Lelia Goldoni, the actor best known as the female lead in John Cassavetes’ groundbreaking film Shadows, has died aged 86. The news was first reported by the Wrap, who said that her manager JD Sobol announced that she died on Saturday at the Actors Fund Home in Englewood, New Jersey.
Goldoni had become involved with Shadows as a result of the acting workshop Cassavetes had started in 1956 – before which, according to Cassavetes, she had no professional acting experience. The film itself arose from an improvised audition sketch Cassavetes had performed for acting guru Lee Strasberg about two black siblings who “passed” for white. Having elaborated the idea into a full-length film, Cassavetes asked Goldoni to play the sister to brothers Hugh Hurd and Ben Carruthers; her character became the central figure of the film, with her new boyfriend (played by Nicholas Ray’s son Tony) startled to discover her family’s ethnicity.
Goldoni, however, was Italian-American, a consideration that did not appear to concern Cassavetes, despite his vocal promotion of authenticity and eliding the gap between acting and real life. Nevertheless Goldoni committed fully to Cassavetes’ immersive techniques, shooting a love scene with Ray more than 50 times, resulting in swollen and bleeding lips. (None of this ended up in the version that was finally completed in 1959, after Cassavetes extensively reworked it.) After occasional festival screenings, Shadows eventually achieved a theatrical release in the UK in 1960 (although Goldoni was not allowed by Cassavetes to attend its London gala premiere), followed by a brief US run, and Goldoni was nominated for a most promising newcomer Bafta award.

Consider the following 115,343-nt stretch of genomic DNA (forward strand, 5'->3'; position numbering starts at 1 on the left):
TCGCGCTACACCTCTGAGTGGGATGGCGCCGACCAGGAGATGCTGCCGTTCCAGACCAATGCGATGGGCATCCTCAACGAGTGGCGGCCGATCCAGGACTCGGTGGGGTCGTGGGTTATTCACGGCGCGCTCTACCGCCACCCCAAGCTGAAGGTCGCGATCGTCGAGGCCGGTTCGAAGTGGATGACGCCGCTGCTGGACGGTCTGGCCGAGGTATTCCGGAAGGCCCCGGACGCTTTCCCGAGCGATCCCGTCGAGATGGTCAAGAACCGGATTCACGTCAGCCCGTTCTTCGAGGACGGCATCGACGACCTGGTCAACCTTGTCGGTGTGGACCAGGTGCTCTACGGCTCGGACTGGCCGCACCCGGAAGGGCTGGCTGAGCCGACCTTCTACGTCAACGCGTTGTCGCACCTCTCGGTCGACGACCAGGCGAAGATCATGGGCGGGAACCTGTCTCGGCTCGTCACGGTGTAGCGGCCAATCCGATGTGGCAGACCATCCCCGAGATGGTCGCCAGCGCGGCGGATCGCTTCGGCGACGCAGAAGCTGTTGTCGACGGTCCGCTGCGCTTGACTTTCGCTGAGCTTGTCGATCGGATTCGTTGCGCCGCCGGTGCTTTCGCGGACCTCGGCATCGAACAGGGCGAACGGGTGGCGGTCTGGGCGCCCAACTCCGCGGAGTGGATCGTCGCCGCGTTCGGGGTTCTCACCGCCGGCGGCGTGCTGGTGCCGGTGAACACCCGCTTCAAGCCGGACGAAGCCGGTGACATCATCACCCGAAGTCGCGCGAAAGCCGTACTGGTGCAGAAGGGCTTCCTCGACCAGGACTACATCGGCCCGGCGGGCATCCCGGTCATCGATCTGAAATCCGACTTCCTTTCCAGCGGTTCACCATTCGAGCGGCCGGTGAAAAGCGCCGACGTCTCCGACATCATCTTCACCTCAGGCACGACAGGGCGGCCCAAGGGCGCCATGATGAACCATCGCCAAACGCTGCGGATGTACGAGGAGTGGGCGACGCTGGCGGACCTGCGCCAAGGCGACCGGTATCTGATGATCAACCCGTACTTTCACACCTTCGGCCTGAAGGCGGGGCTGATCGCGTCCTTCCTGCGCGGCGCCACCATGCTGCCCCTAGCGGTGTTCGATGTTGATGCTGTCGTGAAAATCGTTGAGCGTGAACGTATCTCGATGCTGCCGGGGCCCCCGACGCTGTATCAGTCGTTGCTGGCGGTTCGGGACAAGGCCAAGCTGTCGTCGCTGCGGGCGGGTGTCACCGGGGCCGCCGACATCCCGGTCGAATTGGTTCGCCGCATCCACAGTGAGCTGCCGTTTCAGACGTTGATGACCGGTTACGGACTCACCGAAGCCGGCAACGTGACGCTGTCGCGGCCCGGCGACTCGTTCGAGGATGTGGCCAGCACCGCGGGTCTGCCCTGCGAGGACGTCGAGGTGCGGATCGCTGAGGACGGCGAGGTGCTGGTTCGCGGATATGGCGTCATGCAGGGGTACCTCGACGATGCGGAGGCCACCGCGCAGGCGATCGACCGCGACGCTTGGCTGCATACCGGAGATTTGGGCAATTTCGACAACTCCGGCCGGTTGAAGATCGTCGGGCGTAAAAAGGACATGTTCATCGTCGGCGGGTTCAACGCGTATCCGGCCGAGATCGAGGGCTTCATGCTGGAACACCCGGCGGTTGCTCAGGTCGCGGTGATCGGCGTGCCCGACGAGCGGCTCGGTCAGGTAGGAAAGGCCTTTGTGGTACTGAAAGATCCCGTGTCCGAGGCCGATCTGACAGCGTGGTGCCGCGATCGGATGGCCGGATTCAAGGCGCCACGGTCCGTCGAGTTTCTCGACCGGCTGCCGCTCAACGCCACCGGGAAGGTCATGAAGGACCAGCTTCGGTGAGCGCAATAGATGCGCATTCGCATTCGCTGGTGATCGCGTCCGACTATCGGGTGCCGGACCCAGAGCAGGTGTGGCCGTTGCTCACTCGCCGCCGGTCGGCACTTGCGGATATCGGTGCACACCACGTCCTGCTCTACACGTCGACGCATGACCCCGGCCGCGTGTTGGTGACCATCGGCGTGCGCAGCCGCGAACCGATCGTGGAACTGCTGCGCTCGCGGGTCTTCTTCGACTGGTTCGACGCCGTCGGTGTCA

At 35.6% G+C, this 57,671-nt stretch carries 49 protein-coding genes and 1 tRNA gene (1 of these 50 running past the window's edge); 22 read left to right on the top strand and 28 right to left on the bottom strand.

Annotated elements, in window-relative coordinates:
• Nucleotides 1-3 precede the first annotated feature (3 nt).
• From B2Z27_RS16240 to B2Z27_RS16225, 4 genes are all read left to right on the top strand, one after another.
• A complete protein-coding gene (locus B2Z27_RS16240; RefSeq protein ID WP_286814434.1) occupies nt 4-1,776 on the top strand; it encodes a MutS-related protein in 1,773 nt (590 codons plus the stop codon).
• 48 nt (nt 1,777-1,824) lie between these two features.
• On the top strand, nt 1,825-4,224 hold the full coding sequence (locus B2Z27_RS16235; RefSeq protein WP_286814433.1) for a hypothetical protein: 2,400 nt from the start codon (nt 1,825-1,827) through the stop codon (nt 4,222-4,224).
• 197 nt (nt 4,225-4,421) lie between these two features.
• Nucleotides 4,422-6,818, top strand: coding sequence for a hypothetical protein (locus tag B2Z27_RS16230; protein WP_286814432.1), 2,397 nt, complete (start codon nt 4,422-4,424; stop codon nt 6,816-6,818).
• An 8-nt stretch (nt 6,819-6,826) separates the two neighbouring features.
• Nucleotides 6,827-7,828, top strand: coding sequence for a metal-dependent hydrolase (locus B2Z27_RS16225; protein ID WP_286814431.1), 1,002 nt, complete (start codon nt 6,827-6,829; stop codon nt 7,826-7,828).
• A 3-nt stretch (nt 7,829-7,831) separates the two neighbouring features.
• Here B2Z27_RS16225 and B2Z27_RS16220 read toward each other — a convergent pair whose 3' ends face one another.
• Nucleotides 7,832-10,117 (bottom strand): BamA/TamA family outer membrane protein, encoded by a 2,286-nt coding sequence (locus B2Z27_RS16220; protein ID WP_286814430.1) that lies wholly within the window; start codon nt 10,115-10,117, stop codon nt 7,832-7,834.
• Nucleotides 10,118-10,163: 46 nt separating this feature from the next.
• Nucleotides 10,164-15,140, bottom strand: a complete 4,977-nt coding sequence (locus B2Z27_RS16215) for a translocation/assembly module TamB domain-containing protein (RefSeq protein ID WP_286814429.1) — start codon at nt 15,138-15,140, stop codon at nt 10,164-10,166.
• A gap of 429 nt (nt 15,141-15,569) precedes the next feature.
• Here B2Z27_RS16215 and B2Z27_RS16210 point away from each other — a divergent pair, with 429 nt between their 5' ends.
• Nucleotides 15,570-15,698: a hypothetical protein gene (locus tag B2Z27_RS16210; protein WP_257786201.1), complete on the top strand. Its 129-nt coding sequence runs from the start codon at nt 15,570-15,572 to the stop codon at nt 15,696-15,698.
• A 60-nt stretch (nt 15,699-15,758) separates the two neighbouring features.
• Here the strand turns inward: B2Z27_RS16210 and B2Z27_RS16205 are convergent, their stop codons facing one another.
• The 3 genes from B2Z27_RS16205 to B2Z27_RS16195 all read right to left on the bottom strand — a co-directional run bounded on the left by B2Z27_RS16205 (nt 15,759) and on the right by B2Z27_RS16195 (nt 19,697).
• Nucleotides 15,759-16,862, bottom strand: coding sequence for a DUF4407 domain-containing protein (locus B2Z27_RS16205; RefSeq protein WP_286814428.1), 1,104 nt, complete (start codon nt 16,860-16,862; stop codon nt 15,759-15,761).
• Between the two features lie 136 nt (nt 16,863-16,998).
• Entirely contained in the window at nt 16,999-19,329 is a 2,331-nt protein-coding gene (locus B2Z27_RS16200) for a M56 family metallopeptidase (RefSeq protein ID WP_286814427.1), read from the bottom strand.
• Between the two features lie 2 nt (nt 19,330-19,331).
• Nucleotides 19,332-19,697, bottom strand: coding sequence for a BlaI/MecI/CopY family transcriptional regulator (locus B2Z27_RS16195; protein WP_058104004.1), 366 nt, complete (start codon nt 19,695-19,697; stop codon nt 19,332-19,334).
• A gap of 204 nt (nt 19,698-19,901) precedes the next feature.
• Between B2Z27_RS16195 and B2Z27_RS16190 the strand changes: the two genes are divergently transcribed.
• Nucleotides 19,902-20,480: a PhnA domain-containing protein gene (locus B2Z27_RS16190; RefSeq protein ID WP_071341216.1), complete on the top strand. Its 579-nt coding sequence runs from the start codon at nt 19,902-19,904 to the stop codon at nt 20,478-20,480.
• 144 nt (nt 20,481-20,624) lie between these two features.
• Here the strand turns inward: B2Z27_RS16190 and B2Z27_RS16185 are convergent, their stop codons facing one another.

Cassavetes ensured she was given a role in his TV series Johnny Staccato, and she subsequently moved to London for a decade, appearing in a string of British films and TV shows, including The Italian Job (as the sultry woman who gives Michael Caine the plans for the robbery), the Errol John-scripted Wednesday Play The Exiles about Trinidadian immigrants to the UK, and in the Freddie Francis thriller Hysteria, as a woman aiming to frame the amnesiac hero for murder.
After returning to the US in 1973, Goldoni was cast as Karen Black’s friend Mary Dove in period Hollywood satire The Day of the Locust, and in Martin Scorsese’s Alice Doesn’t Live Here Anymore as Ellen Burstyn’s friend and neighbour (for which she received another Bafta nomination, for best supporting actress). She also appeared in the 1978 remake of Invasion of the Body Snatchers, and the 1980 slasher movie The Unseen.